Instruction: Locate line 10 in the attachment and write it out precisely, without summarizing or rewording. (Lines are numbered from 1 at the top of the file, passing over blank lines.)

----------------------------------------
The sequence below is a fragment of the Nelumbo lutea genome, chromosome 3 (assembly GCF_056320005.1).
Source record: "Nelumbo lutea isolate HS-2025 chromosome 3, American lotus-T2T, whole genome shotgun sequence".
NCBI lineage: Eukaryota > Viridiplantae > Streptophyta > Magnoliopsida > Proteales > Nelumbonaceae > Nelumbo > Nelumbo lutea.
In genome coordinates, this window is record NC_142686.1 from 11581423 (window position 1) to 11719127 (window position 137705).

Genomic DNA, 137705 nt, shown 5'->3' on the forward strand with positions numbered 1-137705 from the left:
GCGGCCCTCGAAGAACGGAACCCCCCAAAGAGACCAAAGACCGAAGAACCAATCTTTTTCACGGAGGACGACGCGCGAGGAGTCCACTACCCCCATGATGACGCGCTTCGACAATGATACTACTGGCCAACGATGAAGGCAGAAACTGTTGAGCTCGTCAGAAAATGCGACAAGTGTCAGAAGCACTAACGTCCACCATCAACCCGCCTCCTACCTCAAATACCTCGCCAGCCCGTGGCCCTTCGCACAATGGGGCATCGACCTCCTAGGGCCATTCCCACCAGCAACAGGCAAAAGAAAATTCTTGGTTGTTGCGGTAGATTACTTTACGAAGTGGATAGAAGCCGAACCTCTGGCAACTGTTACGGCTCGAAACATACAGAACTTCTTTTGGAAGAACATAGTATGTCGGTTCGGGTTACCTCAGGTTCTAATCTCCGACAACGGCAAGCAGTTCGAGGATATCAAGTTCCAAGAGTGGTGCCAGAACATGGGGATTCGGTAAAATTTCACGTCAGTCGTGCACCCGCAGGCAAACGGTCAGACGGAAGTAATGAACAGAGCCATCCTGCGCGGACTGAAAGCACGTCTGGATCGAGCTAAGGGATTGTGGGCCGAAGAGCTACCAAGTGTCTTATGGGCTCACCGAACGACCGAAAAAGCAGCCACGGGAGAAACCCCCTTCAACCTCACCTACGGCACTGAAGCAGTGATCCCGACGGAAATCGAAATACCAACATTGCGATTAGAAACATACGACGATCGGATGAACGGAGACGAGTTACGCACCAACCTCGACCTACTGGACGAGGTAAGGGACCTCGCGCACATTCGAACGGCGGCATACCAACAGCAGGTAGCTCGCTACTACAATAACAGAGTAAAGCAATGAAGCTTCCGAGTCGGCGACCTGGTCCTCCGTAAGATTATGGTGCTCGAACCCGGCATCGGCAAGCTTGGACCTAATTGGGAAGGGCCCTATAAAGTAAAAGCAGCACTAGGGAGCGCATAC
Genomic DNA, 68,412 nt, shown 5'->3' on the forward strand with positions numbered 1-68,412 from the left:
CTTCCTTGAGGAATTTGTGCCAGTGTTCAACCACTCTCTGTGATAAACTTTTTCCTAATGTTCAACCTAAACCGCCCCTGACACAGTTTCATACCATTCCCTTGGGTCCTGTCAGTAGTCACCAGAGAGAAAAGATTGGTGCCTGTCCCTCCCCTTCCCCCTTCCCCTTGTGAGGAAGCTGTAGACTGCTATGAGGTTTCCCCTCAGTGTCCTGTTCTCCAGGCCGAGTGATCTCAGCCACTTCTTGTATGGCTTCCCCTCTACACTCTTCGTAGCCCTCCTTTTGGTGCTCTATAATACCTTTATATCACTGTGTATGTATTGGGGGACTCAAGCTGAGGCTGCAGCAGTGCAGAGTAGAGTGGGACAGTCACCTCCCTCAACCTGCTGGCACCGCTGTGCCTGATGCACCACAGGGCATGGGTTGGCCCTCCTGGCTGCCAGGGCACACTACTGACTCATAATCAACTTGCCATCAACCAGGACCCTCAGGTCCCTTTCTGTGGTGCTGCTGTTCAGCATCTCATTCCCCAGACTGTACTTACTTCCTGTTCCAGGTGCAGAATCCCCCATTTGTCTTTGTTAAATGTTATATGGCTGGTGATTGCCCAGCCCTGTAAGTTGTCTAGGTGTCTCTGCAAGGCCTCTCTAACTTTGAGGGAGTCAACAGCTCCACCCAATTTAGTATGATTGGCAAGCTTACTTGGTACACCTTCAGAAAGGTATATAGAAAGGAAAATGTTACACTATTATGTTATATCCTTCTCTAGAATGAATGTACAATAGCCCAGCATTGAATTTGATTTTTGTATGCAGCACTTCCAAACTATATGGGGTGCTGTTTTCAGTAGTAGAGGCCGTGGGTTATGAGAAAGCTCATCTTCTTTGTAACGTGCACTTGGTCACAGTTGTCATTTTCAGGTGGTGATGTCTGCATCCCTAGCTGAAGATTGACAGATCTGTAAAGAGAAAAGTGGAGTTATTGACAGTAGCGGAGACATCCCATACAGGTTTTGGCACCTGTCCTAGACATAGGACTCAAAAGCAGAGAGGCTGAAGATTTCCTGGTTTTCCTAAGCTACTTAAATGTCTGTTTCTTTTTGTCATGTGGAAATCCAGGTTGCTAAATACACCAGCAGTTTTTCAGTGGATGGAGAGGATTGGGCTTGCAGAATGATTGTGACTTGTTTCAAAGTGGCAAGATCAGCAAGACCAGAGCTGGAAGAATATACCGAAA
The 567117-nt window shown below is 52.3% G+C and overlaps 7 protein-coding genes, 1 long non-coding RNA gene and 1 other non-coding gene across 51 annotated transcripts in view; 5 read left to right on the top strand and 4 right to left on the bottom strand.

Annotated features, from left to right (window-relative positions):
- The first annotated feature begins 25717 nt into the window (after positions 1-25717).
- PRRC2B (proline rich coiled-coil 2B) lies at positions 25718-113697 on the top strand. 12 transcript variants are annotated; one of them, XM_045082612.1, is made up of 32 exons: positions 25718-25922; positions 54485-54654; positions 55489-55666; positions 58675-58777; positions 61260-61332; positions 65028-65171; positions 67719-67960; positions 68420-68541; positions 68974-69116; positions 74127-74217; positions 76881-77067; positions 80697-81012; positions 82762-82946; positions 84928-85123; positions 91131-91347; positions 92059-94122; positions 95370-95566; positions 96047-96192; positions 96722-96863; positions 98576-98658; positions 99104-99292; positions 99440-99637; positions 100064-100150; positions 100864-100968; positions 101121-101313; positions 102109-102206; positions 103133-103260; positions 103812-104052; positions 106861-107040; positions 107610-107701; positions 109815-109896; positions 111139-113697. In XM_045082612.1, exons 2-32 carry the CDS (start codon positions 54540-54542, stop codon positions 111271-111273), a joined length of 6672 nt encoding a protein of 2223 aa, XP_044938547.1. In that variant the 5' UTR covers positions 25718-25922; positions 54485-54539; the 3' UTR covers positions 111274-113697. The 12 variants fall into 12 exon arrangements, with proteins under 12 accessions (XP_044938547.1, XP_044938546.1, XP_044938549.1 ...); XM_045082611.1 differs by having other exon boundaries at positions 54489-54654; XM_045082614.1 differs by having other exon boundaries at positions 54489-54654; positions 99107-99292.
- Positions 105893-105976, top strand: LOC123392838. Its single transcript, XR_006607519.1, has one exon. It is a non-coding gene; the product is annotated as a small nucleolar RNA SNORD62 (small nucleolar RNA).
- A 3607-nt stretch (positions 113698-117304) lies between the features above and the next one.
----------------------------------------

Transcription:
Annotated features, from left to right (window-relative positions):